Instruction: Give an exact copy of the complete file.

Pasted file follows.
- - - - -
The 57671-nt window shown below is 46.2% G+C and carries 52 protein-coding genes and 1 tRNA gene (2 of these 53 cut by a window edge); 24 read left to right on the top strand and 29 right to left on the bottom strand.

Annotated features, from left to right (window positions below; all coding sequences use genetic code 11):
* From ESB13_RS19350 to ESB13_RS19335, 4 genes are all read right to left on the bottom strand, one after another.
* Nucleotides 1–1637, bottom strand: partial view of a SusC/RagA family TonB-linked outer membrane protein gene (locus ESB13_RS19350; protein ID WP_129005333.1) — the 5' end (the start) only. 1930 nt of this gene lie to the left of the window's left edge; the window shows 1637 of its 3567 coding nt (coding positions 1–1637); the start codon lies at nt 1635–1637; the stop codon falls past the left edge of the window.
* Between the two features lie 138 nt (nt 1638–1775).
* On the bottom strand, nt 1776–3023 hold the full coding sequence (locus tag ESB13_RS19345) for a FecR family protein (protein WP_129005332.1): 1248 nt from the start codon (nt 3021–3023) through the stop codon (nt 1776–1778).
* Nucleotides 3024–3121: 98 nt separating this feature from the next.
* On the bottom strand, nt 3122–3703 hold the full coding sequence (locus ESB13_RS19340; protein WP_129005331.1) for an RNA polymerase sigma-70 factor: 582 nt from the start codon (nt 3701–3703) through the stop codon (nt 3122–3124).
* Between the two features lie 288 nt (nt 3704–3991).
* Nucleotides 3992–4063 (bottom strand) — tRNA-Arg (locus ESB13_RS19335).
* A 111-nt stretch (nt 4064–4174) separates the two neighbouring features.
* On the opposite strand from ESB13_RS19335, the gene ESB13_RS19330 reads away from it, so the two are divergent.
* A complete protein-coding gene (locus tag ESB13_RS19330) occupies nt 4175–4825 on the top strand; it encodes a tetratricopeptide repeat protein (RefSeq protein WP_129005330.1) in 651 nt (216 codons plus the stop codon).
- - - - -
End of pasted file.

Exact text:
The 57671-nt window shown below is 46.2% G+C and carries 52 protein-coding genes and 1 tRNA gene (2 of these 53 cut by a window edge); 24 read left to right on the top strand and 29 right to left on the bottom strand.

Annotated features, from left to right (window positions below; all coding sequences use genetic code 11):
* From ESB13_RS19350 to ESB13_RS19335, 4 genes are all read right to left on the bottom strand, one after another.
* Nucleotides 1–1637, bottom strand: partial view of a SusC/RagA family TonB-linked outer membrane protein gene (locus ESB13_RS19350; protein ID WP_129005333.1) — the 5' end (the start) only. 1930 nt of this gene lie to the left of the window's left edge; the window shows 1637 of its 3567 coding nt (coding positions 1–1637); the start codon lies at nt 1635–1637; the stop codon falls past the left edge of the window.
* Between the two features lie 138 nt (nt 1638–1775).
* On the bottom strand, nt 1776–3023 hold the full coding sequence (locus tag ESB13_RS19345) for a FecR family protein (protein WP_129005332.1): 1248 nt from the start codon (nt 3021–3023) through the stop codon (nt 1776–1778).
* Nucleotides 3024–3121: 98 nt separating this feature from the next.
* On the bottom strand, nt 3122–3703 hold the full coding sequence (locus ESB13_RS19340; protein WP_129005331.1) for an RNA polymerase sigma-70 factor: 582 nt from the start codon (nt 3701–3703) through the stop codon (nt 3122–3124).
* Between the two features lie 288 nt (nt 3704–3991).
* Nucleotides 3992–4063 (bottom strand) — tRNA-Arg (locus ESB13_RS19335).
* A 111-nt stretch (nt 4064–4174) separates the two neighbouring features.
* On the opposite strand from ESB13_RS19335, the gene ESB13_RS19330 reads away from it, so the two are divergent.
* A complete protein-coding gene (locus tag ESB13_RS19330) occupies nt 4175–4825 on the top strand; it encodes a tetratricopeptide repeat protein (RefSeq protein WP_129005330.1) in 651 nt (216 codons plus the stop codon).